“Another thing we can learn from India is how to use dairy products as a substitute for meat, for example, in a dinner dish. The Indian product paneer is made by simultaneously heating and acidifying milk, with citric acid, for example. Paneer can withstand being cooked or fried without losing its pleasant elastic structure. My colleague professor Lilia Ahrné has just started a project, which I will be a slightly involved in, to understand paneer. This will form the basis for exploring how dairy products can be better used as meat substitutes. The project is supported by the Danish Dairy Research Foundation, and Indian researchers are also involved.”
Focus on dairy has aided the industry
Over the years, Richard Ipsen has been closely associated with the Dairy Science and Technology programme, including as a member of the programme’s dairy contact committee and as a teacher and supervisor. He deserves a good deal of the credit for the continued existence of the programme and this is also something where he strongly commends the industry.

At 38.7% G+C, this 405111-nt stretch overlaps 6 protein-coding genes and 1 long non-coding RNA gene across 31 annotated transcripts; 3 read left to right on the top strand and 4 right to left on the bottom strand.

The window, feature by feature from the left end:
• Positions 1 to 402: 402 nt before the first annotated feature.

“Many places in the world have food programmes at university level but they don’t have a special focus on dairy. We have preserved that in Denmark, which would not have been possible without major and continuous support from the industry,” he noted.
The programme has become more global in Richard Ipsen’s time. In 2003, he was among the teachers who promoted and implemented the programme taught in English.
“We have endeavoured to analyse what’s happening in international markets and companies so that we can encompass the huge global diversity found in dairy products and dairy technology. It has, therefore, been important for me to get out into the world to see what is being produced and what products are on the shelves. Such global aspects are very important elements to incorporate into the teaching,” he stated.
Richard Ipsen has supervised the theses and bachelor projects of more 150 students, most in collaboration with industry.
“Such collaborations have been central to our programme and it shows that our students are also very interested in working with issues that can benefit the industry. They are incredibly important and a part of my work that I have been very happy with.”